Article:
Here’s a roundup of some of the media stories about the Pickens Plan. First up, the Chicago Tribune:

Pickens is on to something here. Dependence on foreign oil is creating a drag on the U.S. economy and puts the nation in a strategically vulnerable position.

With gasoline this expensive and the U.S. economy teetering, John McCain and Barack Obama aren’t talking about sleeping dogs. They’re talking energy alternatives. McCain is pushing to build 45 new nuclear plants—and wants to offer a $300 million prize for a better car battery. Obama wants the government to invest $150 billion over a decade in new energy sources.

The Pickens proposal should be part of this mix.

Carl Pope, Executive Director of the Sierra Club, writing for the Huffington Post:

Sweetwater, Texas was once known for hosting the world’s largest rattlesnake “roundup” — 12,000 reptiles every year. Now it calls itself “the world’s wind capital” and, by the end of the year, turbines there will be pumping out 3,000 megawatts of wind to provide green power to America’s electricity customers. Sweetwater is the County seat of Nolan County, which by itself would rank as the world’s fourth-largest nation for wind power — boasting more wind than the entire state of California. The rattler-friendly pastures and cotton fields around Sweetwater are dotted with General Electric, Siemens, and Toshiba turbines — big ones, some generating 2.3 megawatts a pop.

T. Boone Pickens was first known as an oil and gas man and then as a corporate raider, but these days he is jousting to topple Sweetwater from its title. Flying with me to visit his wind operations in Sweetwater, he makes it clear that his next wind project is big, Texas-style — 4,000 megawatts up in the Panhandle north of here. Pickens just doesn’t believe that America’s energy future is in oil any more. He dismisses the current calls for opening up the coast to drilling, saying that the government’s official estimates of oil and gas reserves are wildly inflated — “the geology just isn’t there.”

New York Times:

Shell and the TXU Corporation are planning to build a 3,000-megawatt wind farm north of here in the Texas Panhandle, leapfrogging two FPL Energy Texas wind farms to become the biggest in the world.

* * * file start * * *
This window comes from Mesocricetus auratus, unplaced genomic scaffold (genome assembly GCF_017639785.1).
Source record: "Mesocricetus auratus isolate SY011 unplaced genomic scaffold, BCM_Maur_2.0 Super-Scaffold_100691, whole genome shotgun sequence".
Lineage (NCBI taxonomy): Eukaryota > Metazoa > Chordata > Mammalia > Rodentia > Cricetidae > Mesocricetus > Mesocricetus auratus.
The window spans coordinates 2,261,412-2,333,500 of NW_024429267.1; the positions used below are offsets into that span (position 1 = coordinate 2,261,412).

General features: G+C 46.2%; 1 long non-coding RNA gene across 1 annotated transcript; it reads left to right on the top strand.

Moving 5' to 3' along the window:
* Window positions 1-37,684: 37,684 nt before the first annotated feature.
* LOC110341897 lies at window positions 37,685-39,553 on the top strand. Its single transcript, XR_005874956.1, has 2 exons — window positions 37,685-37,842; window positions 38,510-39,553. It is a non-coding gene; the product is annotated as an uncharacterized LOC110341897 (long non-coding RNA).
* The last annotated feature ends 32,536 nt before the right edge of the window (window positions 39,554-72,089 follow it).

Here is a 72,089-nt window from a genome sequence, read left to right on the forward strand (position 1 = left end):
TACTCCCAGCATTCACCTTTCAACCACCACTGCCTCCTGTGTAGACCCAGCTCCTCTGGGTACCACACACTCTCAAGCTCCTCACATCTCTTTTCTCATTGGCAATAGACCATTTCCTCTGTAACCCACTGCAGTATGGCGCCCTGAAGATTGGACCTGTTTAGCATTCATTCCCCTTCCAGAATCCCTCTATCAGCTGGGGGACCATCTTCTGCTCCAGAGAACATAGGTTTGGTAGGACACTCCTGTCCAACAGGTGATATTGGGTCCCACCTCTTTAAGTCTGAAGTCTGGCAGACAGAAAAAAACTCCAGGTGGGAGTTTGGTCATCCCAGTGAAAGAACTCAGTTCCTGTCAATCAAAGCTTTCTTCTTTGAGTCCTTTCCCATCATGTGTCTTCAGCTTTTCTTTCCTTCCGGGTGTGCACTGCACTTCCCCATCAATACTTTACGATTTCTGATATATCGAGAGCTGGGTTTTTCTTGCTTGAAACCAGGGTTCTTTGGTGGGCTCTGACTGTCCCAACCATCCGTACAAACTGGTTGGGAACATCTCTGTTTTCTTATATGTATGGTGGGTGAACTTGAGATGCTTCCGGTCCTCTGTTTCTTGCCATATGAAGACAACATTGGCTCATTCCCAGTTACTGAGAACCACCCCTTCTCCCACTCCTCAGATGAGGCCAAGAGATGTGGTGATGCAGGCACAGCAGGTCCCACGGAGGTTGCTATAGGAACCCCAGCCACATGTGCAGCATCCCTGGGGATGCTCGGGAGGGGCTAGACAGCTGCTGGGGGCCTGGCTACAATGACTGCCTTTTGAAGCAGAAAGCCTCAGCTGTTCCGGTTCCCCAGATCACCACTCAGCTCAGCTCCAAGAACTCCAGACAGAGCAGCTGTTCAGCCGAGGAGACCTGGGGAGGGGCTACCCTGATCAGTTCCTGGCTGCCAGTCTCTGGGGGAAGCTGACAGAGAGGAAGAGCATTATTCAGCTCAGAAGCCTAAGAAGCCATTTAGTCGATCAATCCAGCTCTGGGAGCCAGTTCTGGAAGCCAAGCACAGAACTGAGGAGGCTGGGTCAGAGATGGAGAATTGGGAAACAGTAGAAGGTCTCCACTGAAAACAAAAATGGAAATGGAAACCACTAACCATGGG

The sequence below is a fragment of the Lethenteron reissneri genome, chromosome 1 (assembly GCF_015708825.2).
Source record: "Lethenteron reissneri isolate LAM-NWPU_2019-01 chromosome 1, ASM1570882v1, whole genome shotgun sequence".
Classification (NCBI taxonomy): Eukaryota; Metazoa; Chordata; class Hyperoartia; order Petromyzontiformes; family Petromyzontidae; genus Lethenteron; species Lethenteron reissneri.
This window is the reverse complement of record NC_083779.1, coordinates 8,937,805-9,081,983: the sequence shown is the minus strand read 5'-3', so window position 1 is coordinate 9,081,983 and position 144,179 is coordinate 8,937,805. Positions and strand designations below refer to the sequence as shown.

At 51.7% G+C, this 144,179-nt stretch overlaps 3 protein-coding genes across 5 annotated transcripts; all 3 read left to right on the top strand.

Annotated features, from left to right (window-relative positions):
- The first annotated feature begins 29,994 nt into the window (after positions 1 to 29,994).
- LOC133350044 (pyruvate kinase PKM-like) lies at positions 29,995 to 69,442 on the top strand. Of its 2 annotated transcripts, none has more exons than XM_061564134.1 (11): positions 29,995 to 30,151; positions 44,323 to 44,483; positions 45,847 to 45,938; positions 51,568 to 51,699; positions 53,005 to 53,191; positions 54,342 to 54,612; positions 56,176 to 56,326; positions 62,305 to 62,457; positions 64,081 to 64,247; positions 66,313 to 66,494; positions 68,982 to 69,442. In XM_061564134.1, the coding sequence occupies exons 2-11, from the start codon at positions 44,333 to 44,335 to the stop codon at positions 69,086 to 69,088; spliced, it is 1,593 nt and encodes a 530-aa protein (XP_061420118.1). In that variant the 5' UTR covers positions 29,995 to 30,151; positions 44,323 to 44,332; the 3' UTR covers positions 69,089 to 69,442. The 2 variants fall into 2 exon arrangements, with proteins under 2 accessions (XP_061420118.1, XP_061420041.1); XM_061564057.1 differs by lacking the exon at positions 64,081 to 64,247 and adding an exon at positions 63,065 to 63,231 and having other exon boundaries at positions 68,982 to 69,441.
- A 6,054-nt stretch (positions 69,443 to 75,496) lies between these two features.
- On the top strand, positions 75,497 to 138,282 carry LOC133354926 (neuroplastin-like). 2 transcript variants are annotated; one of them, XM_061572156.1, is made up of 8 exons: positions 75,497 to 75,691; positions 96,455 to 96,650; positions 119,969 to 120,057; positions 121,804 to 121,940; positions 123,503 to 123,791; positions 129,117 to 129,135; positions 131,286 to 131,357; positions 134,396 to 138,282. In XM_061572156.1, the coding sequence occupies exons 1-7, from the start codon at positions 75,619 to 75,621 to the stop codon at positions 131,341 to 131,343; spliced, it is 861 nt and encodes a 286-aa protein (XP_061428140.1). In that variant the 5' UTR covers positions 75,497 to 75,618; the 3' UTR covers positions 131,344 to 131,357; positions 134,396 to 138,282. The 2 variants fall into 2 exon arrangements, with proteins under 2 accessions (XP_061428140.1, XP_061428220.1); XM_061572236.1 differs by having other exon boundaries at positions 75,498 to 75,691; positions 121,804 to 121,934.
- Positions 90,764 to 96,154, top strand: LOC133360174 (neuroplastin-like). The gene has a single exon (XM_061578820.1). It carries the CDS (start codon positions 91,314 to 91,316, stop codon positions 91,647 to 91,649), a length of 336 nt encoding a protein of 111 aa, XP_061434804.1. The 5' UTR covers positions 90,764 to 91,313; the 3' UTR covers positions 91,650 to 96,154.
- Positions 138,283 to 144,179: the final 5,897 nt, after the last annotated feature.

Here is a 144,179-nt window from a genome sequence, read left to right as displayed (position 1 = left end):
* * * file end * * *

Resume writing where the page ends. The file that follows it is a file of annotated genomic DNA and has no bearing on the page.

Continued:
Not to be outdone, Mr. Pickens is planning his own 150,000-acre Panhandle wind farm of 4,000 megawatts that would be even larger and cost him $10 billion.

“I like wind because it’s renewable and it’s clean and you know you are not going to be dealing with a production decline curve,” Mr. Pickens said. “Decline curves finally wore me out in the oil business.”

Boston Herald:

T. Boone Pickens, 80, has been showing up all over television in recent weeks, talking about the nation’s dependence on foreign oil.

With pie charts and a charming drawl, Pickens lays it out this way: “America is in a hole and it’s getting deeper every day. We import 70 percent of our oil at a cost of $700 billion a year – four times the annual cost of the Iraq war.

“I’ve been an oil man all my life, but this is one emergency we can’t drill our way out of,” he continues. “If we create a new renewable energy network, we can break our addiction to foreign oil.”


It’s beginning to feel like 1992, and not just because economic woes are dominating the presidential campaign. Last week a billionaire Texan with a disarming drawl started a media blitz to focus attention on a dire financial and public-policy problem. In 1992, it was H. Ross Perot and his charts on the deficit. Today, it’s T. Boone Pickens, the 80-year-old oilman. In ads on CNBC and CNN and in newspapers—and before NEWSWEEK’s editors—Pickens laid out his plan to stop the madness of spending $700 billion each year on foreign oil. “We have to take control of our own destiny as far as foreign oil is concerned.” But unlike Perot, Pickens isn’t interested in public office. Now running a hedge fund, and a big investor in wind energy, he’s going green to make green.

Philadelphia Inquirer:

When T. Boone Pickens talks about the need to find alternative energy sources, America’s addiction to oil really has hit rock bottom.